Researchers in the Philippines are using green engineering to develop a low-cost dam that aims to prevent flooding, generate electricity, and help end food and water shortages. Image Name The dam's frame consists of gabion cages: wire mesh baskets filled with sturdy columns of recycled concrete cylinders or rocks.
Designed by a team from the University of the Philippines Diliman (UPD), the "Gaia dam" could control or prevent flooding from torrential rains on farms, along rivers and in coastal areas by minimising and re-routing the flow of water through storm runoff pathways. Its main structural frame consists of gabion cages: wire mesh baskets filled with sturdy columns of recycled concrete cylinders or rocks, which provide stability against the hydrostatic forces pushing through the dam.
Like a miniature hydroelectric power plant, the Gaia dam could divert water into the powerhouse where turbines are installed, yet do so less expensively than the concrete dams that are usually used for this purpose. In addition, the dam is designed to release proprietary proteins and enzymes when water passes through its specialised core. Its proteins are designed to help crops absorb soil nutrients and minerals, while its enzymes would gradually dissolve the exoskeletons of insects and other pests that attack the crops, thereby acting as natural fertilizers and pesticides. Thus the Gaia dam has the potential to help in the production of organic crops.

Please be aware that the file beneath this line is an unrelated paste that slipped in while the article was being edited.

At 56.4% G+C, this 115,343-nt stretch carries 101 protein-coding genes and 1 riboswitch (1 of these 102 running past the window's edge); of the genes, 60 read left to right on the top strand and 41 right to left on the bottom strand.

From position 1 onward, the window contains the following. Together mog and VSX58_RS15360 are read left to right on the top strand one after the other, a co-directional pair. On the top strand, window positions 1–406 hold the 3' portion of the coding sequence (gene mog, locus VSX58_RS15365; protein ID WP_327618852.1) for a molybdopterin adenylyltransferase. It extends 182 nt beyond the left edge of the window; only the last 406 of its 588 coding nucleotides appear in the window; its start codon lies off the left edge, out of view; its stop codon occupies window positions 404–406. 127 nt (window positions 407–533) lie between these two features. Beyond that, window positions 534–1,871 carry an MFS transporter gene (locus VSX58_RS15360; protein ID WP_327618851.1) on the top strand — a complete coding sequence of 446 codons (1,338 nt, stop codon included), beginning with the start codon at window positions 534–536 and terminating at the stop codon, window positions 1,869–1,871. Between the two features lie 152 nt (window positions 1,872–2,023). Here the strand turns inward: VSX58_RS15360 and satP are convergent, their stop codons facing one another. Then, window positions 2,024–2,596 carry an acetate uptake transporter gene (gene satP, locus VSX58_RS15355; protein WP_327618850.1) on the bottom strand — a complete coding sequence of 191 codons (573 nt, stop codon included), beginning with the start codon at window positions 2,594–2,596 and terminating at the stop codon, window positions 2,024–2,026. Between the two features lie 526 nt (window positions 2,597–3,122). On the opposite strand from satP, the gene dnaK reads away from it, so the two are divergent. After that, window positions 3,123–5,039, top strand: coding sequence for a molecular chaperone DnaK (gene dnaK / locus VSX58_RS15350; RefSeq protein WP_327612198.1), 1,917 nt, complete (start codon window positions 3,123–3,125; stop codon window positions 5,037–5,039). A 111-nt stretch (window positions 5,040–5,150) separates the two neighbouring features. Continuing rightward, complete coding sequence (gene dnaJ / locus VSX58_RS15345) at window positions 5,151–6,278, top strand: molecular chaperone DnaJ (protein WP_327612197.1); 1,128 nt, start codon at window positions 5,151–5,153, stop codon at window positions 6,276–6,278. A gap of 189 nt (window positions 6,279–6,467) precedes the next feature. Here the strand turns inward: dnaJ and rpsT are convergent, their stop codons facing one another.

The UPD research team is now exploring the possibility of creating a spin-off company to produce the Gaia dam and is seeking partners to license its technology. Meanwhile, the team plans to further develop the technology and build prototypes for Filipino farms.
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